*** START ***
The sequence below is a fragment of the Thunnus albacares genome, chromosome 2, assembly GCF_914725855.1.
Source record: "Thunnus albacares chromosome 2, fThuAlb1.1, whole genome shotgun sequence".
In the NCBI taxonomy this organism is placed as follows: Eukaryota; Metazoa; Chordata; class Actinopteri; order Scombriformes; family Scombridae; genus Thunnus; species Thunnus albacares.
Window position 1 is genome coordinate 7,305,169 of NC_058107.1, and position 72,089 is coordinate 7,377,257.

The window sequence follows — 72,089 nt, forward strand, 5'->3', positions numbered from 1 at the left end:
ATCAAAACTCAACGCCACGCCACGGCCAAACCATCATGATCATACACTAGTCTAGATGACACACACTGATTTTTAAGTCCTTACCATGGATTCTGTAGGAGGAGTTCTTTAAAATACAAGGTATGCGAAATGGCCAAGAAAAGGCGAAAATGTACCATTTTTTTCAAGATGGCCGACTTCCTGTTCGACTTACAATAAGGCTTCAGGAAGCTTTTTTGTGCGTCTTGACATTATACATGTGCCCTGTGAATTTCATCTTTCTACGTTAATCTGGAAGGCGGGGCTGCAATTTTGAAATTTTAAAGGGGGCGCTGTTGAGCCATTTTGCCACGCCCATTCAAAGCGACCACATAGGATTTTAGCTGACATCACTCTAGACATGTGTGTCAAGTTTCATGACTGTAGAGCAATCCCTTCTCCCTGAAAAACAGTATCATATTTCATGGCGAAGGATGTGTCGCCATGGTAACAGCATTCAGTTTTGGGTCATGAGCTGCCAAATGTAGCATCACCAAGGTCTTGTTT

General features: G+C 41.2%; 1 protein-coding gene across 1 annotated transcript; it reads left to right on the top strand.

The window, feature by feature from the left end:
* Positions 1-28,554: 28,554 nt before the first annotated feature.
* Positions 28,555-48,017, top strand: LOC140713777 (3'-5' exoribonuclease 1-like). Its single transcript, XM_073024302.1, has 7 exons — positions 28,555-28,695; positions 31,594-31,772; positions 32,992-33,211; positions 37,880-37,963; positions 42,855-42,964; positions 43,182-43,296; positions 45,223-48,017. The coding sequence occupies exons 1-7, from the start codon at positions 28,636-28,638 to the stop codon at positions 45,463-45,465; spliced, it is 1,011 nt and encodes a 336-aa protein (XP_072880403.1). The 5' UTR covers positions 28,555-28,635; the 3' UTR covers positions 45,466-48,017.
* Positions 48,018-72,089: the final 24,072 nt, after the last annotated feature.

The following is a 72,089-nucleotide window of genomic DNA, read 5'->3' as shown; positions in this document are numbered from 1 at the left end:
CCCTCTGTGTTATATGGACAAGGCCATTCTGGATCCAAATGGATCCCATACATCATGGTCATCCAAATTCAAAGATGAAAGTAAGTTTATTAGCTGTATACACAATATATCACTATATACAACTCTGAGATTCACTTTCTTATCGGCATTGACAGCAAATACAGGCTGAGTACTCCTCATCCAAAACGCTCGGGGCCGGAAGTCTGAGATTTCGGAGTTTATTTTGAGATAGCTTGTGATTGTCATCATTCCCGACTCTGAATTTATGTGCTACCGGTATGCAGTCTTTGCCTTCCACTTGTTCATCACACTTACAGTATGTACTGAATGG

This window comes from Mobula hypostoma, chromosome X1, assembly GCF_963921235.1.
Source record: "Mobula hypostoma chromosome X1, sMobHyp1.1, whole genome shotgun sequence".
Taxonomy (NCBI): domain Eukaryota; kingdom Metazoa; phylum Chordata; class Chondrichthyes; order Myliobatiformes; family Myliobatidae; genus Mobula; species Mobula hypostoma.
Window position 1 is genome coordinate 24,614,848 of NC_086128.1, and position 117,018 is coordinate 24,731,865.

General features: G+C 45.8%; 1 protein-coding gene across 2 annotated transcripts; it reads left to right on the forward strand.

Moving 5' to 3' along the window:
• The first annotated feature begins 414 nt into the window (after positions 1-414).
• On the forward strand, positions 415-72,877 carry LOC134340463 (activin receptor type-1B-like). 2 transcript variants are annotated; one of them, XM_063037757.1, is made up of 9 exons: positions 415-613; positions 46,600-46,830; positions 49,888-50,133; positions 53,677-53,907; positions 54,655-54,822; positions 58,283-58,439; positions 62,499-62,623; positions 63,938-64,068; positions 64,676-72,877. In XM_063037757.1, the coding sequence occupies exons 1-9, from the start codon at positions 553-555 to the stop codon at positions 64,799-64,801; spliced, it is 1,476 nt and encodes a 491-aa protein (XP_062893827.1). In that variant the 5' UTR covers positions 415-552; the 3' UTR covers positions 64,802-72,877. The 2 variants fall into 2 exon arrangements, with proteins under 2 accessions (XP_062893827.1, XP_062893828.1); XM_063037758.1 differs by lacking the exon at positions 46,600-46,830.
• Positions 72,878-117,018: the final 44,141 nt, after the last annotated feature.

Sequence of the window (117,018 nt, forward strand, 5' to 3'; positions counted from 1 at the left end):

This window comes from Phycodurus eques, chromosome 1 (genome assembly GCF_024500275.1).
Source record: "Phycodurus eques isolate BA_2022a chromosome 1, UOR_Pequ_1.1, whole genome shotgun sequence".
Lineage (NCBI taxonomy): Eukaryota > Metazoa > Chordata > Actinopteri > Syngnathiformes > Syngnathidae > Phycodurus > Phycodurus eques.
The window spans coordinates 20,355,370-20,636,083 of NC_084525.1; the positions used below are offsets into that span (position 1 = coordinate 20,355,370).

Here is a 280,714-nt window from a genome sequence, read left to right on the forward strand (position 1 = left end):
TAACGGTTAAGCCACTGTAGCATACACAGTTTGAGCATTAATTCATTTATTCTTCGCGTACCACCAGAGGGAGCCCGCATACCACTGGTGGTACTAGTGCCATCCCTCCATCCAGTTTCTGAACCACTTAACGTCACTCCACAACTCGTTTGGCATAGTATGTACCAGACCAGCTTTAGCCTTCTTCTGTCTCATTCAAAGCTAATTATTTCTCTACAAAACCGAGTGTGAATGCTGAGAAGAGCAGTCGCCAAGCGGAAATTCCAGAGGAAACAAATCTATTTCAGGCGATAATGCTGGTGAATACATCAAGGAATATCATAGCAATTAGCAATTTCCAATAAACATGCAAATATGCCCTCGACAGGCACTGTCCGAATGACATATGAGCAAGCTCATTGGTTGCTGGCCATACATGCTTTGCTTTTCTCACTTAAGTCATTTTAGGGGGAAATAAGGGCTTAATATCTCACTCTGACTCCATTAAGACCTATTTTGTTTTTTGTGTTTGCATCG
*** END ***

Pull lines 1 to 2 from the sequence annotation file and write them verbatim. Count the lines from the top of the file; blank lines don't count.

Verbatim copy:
The sequence below is a fragment of the Thunnus albacares genome, chromosome 2, assembly GCF_914725855.1.
Source record: "Thunnus albacares chromosome 2, fThuAlb1.1, whole genome shotgun sequence".